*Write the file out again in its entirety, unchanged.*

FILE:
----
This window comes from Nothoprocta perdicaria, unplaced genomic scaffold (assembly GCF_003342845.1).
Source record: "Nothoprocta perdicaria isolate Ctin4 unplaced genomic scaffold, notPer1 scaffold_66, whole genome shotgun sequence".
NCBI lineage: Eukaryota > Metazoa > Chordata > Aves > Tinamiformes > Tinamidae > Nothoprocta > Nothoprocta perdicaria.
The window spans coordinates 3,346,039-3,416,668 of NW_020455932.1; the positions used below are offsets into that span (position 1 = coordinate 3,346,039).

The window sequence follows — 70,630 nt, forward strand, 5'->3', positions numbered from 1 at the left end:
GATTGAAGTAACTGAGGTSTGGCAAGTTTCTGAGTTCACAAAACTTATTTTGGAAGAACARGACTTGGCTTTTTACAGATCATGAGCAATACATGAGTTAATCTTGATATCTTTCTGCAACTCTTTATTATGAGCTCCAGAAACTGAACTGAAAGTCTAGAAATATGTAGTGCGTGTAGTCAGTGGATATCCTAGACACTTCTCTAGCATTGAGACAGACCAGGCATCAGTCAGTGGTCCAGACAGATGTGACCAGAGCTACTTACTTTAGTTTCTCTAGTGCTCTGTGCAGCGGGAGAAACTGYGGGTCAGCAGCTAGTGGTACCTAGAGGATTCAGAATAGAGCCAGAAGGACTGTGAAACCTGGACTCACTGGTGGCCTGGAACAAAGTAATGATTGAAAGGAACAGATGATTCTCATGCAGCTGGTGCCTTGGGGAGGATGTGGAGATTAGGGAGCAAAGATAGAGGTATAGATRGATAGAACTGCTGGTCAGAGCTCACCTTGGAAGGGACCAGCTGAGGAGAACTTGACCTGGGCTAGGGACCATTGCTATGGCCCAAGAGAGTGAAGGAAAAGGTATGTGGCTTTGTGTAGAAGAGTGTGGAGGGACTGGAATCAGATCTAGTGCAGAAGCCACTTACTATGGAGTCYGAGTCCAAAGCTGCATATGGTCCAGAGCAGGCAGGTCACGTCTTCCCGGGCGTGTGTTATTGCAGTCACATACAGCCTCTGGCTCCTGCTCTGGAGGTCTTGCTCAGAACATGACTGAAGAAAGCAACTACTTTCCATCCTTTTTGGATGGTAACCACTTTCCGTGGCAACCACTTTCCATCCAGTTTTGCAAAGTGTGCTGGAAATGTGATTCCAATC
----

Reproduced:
This window comes from Nothoprocta perdicaria, unplaced genomic scaffold (assembly GCF_003342845.1).
Source record: "Nothoprocta perdicaria isolate Ctin4 unplaced genomic scaffold, notPer1 scaffold_66, whole genome shotgun sequence".
NCBI lineage: Eukaryota > Metazoa > Chordata > Aves > Tinamiformes > Tinamidae > Nothoprocta > Nothoprocta perdicaria.
The window spans coordinates 3,346,039-3,416,668 of NW_020455932.1; the positions used below are offsets into that span (position 1 = coordinate 3,346,039).

The window sequence follows — 70,630 nt, forward strand, 5'->3', positions numbered from 1 at the left end:
GATTGAAGTAACTGAGGTSTGGCAAGTTTCTGAGTTCACAAAACTTATTTTGGAAGAACARGACTTGGCTTTTTACAGATCATGAGCAATACATGAGTTAATCTTGATATCTTTCTGCAACTCTTTATTATGAGCTCCAGAAACTGAACTGAAAGTCTAGAAATATGTAGTGCGTGTAGTCAGTGGATATCCTAGACACTTCTCTAGCATTGAGACAGACCAGGCATCAGTCAGTGGTCCAGACAGATGTGACCAGAGCTACTTACTTTAGTTTCTCTAGTGCTCTGTGCAGCGGGAGAAACTGYGGGTCAGCAGCTAGTGGTACCTAGAGGATTCAGAATAGAGCCAGAAGGACTGTGAAACCTGGACTCACTGGTGGCCTGGAACAAAGTAATGATTGAAAGGAACAGATGATTCTCATGCAGCTGGTGCCTTGGGGAGGATGTGGAGATTAGGGAGCAAAGATAGAGGTATAGATRGATAGAACTGCTGGTCAGAGCTCACCTTGGAAGGGACCAGCTGAGGAGAACTTGACCTGGGCTAGGGACCATTGCTATGGCCCAAGAGAGTGAAGGAAAAGGTATGTGGCTTTGTGTAGAAGAGTGTGGAGGGACTGGAATCAGATCTAGTGCAGAAGCCACTTACTATGGAGTCYGAGTCCAAAGCTGCATATGGTCCAGAGCAGGCAGGTCACGTCTTCCCGGGCGTGTGTTATTGCAGTCACATACAGCCTCTGGCTCCTGCTCTGGAGGTCTTGCTCAGAACATGACTGAAGAAAGCAACTACTTTCCATCCTTTTTGGATGGTAACCACTTTCCGTGGCAACCACTTTCCATCCAGTTTTGCAAAGTGTGCTGGAAATGTGATTCCAATC